Saturday, November 8, 2008

Fury in Frisco

Supporters of gay marriage remain shocked over the gay marriage vote on Tuesday. How does a state vote for the Democrats so reliably and then pass Proposition 8?
Thousands of demonstrators marched down Market Street in San Francisco on Friday night to protest the passage earlier this week of Proposition 8, which effectively bans same-sex marriage in California.

The march began around 5:30 p.m., as the group worked its way west toward its final destination of Dolores Park. A large group remained around Ninth and Market streets, holding signs, chanting and jamming traffic. About a dozen Muni buses were stuck in the traffic mess.

The social conservative minority communities, who support Dems but not gay marriage, offer much of the explanation.

"Our rights have been taken away," said Debra Walker, a lesbian who has lived in San Francisco since 1981. She is a member of the city's building inspection commission and is the past president of the Harvey Milk Club.

"I came here because of the welcoming way of San Francisco. It is so troubling that in 2008, this would pass. The fear campaign was unconscionable."

Walker stood holding a banner across Market Street and said she was prepared to be arrested.

"A little traffic stoppage is mild compared to having rights taken away from you," she said.

There were no reports of arrests in connection with the demonstration.

The crowd shouted chants such as "Our rights" and "We will not be quiet."

It's ironic that liberal minorities, who have seen fights over equal rights in the their histories, aren't buying the gay marriage is a human right argument.

One of the organizers of the demonstration, Ryan Kerian, 28, a gay lawyer and San Francisco resident, said the rally was designed to "show that we won't be silent.

"We've had rights stripped away from us," he said. "We aren't going to give up and go away."

The crowd was ethnically mixed, but two African American men infuriated many demonstrators by loudly arguing in favor of Prop. 8. They were berated repeatedly by opponents of the proposition, but spent more than 90 minutes arguing about the Bible.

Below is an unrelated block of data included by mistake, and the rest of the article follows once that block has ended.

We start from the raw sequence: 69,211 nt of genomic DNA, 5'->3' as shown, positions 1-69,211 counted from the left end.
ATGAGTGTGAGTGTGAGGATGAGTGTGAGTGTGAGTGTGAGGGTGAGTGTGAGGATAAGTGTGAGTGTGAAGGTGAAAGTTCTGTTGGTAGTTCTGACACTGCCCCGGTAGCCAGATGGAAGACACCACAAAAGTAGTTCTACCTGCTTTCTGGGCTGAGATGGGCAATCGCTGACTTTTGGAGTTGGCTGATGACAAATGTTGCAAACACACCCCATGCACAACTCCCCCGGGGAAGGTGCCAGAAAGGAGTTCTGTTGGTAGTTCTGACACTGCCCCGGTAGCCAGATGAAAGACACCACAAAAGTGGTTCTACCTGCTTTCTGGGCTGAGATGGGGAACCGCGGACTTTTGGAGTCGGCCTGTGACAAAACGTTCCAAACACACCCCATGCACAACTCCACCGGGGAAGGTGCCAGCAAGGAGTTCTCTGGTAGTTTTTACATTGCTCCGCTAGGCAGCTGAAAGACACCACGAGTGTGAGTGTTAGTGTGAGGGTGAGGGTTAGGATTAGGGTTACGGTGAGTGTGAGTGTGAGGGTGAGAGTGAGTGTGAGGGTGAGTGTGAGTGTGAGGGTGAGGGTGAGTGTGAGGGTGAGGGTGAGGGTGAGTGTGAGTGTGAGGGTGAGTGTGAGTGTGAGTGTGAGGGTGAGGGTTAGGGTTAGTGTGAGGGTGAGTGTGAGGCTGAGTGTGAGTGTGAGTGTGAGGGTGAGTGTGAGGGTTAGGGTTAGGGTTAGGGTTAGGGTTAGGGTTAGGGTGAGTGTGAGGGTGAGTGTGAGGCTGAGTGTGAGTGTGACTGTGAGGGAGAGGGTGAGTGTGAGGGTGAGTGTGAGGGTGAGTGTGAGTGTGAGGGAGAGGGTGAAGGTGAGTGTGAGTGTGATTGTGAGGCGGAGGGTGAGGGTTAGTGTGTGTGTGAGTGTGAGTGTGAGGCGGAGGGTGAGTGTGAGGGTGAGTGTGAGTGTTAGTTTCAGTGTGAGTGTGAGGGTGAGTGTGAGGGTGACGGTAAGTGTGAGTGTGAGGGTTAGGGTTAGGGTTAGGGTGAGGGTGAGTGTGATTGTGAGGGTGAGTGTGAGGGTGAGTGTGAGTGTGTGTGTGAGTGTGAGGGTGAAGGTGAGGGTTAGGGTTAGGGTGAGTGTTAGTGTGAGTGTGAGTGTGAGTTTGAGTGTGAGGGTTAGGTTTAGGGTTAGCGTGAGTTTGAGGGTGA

"It is not discrimination," said Chauncey Killens, who said he represented a small congregation in Prunedale (Monterey County). He carried a sign reading, "Yes on Prop 8. Protect marriage."

The presence of the two men from Prunedale was deeply offensive to many of the demonstration participants, said Jeffrey Lebin, 52, of San Jose. "To have the lack of support from the black community is very painful to us. Fifty years from now, I think the black community will be ashamed that they didn't support us."

Uriah Findley, 27, who is straight and was born and raised in conservative Orange County, said he believes that Prop. 8 will be a fleeting event in California history.

"This is their last hurrah," he said. "Proposition 8 is the last gasp of a dying way of thinking."

He said religion has no place in laws.

"As far as I'm concerned, this isn't something that ever should have been voted on," he said.

3 comments:

Anonymous said...

Lets put religion aside and look at this scientifically. Genders evolved because it both accelerates evolution and makes evolution more efficient. Sexual attraction then evolved as a result to motivate us to make babies with the opposite gender in a sole effort to perpetuate our race. Homosexuality, like impotence or infertility, prevents a person (is an obstacle) from using sexual attraction to perpetuate the human race and is therefore a sexual dysfunction. Our laws shouldn't be based on religious beliefs but rather what helps progress and perpetuate our race and society. Unfortunately homosexuality hinders that. I'll explain further cuz I truely am trying to look at this objectively from an unbiased standpoint. If we all were gay and entered into monogamous gay relationships our race would cease to exist in ONE generation, the same as if we were all infertile. No argument can refute this. I know people can live satisfactory lives with this dysfunction, and its their right to choose to live with it, but it doesn't mean its any less debilitating to the true purpose of sexual attraction. Legislation protecting gay marriage and accepting it as a "norm" or "standard" would hinder us as a society from finding a future cure. Many might be happy being gay but not all people are. The ones that aren't happy being gay and recognize that its an misdirected sexual orientation aren't the ones crowding the streets yelling at everyone. You may not associate with these people that want their sexual attraction appropriately focused towards the opposite gender, but don't be so selfish as to hurt their chances for obtaining a cure. After all, no matter how prop 8 goes, gays will still have the rights to live however they want, be happy however they please! Cuz in all reality prop 8 doesn't target gays; it targets marriage which affects ALL of us!!!

Marianne said...

Why isn't the mainstream media making more of the racist remarks on the part of the gays toward the black men who oppose gay "marriage"?
I'm not holding my breath. Ironically, the large black turnout for Obama helped pass prop 8.

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